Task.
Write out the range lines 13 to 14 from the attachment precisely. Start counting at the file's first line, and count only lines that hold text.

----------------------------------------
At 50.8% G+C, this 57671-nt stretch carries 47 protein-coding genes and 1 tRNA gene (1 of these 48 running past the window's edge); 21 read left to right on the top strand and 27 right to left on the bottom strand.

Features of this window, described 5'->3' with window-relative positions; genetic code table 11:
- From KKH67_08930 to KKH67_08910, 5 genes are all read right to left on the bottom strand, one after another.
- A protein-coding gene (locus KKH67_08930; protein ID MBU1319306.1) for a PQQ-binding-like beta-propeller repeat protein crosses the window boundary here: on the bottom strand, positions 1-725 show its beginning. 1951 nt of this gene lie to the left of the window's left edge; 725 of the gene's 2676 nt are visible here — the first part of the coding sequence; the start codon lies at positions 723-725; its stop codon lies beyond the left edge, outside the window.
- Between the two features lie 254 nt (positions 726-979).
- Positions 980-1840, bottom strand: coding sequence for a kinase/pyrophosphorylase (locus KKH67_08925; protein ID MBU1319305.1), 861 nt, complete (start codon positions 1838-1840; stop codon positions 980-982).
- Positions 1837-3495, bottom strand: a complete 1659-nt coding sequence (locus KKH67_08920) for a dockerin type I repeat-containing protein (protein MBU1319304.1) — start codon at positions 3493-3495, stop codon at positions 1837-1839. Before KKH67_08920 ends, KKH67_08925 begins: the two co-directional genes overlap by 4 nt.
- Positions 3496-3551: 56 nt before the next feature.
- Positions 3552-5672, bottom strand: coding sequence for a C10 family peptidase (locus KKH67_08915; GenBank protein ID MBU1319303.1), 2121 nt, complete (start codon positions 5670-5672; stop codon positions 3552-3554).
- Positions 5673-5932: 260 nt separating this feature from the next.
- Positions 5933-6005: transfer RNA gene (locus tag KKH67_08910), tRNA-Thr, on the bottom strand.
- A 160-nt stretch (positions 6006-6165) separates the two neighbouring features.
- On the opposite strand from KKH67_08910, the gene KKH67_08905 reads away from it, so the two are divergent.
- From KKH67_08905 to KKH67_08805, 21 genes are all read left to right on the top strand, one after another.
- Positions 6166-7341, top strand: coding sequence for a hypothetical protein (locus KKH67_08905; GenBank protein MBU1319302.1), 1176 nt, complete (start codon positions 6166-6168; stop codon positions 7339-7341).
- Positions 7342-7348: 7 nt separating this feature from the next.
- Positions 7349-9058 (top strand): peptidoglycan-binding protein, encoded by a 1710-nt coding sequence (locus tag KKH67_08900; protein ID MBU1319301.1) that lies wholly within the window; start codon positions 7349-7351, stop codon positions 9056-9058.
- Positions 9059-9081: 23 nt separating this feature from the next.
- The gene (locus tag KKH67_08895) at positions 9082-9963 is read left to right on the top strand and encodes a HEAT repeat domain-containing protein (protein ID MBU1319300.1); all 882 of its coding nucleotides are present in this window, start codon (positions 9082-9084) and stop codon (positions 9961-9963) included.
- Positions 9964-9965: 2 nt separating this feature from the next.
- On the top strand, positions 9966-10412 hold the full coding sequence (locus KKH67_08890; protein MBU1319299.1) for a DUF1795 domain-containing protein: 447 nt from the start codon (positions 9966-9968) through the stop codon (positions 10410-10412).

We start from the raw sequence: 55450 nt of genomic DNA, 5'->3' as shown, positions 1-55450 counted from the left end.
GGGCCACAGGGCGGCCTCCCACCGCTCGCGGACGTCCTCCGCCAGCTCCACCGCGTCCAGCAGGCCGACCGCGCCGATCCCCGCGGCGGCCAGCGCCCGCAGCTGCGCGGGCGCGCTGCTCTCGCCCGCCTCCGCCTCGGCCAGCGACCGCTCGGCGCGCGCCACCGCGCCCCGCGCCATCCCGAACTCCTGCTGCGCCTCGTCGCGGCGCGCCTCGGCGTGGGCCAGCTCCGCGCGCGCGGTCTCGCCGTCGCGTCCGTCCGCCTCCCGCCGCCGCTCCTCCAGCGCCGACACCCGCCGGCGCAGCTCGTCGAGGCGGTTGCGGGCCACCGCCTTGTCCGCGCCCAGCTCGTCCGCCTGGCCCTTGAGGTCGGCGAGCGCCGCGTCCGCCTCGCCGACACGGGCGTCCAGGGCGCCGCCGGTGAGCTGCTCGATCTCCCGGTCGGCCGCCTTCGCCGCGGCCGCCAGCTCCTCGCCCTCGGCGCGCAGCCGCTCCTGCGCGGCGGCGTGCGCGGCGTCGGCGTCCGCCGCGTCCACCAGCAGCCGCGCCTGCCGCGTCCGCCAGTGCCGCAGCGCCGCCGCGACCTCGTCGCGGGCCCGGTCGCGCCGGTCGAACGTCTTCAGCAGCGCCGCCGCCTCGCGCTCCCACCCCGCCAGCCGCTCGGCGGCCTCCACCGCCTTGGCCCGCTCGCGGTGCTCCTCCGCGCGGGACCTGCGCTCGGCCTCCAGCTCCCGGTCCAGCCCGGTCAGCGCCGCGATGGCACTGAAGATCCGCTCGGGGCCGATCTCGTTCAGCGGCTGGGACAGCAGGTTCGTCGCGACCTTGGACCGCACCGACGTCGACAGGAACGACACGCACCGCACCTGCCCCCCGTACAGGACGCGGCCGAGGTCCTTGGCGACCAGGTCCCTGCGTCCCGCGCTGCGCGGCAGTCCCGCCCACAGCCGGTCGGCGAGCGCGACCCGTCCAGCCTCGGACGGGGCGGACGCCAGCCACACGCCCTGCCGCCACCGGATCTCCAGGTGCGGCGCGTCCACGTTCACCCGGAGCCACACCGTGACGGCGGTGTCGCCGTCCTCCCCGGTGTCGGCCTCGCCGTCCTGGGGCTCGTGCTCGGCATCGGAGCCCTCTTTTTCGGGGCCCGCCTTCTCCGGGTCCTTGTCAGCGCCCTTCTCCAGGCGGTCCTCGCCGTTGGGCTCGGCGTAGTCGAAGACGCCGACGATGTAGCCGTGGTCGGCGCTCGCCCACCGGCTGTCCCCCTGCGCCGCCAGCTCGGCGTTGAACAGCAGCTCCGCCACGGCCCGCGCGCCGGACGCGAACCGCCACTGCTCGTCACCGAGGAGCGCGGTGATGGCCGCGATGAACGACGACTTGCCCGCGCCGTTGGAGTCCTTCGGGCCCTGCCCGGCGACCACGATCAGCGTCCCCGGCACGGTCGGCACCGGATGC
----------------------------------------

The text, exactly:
- On the opposite strand from KKH67_08910, the gene KKH67_08905 reads away from it, so the two are divergent.
- From KKH67_08905 to KKH67_08805, 21 genes are all read left to right on the top strand, one after another.